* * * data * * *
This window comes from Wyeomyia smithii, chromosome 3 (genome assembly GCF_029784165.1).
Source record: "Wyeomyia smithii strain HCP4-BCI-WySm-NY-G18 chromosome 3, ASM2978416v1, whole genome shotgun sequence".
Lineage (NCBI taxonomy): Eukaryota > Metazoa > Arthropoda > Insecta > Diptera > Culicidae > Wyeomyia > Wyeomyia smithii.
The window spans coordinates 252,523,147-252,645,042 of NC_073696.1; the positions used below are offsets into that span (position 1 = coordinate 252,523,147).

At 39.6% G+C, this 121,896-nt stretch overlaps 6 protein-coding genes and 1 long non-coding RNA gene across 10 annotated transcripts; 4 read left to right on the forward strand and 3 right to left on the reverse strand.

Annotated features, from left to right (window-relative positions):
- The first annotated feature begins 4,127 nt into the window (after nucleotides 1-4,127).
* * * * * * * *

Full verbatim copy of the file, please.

This window comes from Wyeomyia smithii, chromosome 3 (genome assembly GCF_029784165.1).
Source record: "Wyeomyia smithii strain HCP4-BCI-WySm-NY-G18 chromosome 3, ASM2978416v1, whole genome shotgun sequence".
Lineage (NCBI taxonomy): Eukaryota > Metazoa > Arthropoda > Insecta > Diptera > Culicidae > Wyeomyia > Wyeomyia smithii.
The window spans coordinates 252,523,147-252,645,042 of NC_073696.1; the positions used below are offsets into that span (position 1 = coordinate 252,523,147).

At 39.6% G+C, this 121,896-nt stretch overlaps 6 protein-coding genes and 1 long non-coding RNA gene across 10 annotated transcripts; 4 read left to right on the forward strand and 3 right to left on the reverse strand.

Annotated features, from left to right (window-relative positions):
- The first annotated feature begins 4,127 nt into the window (after nucleotides 1-4,127).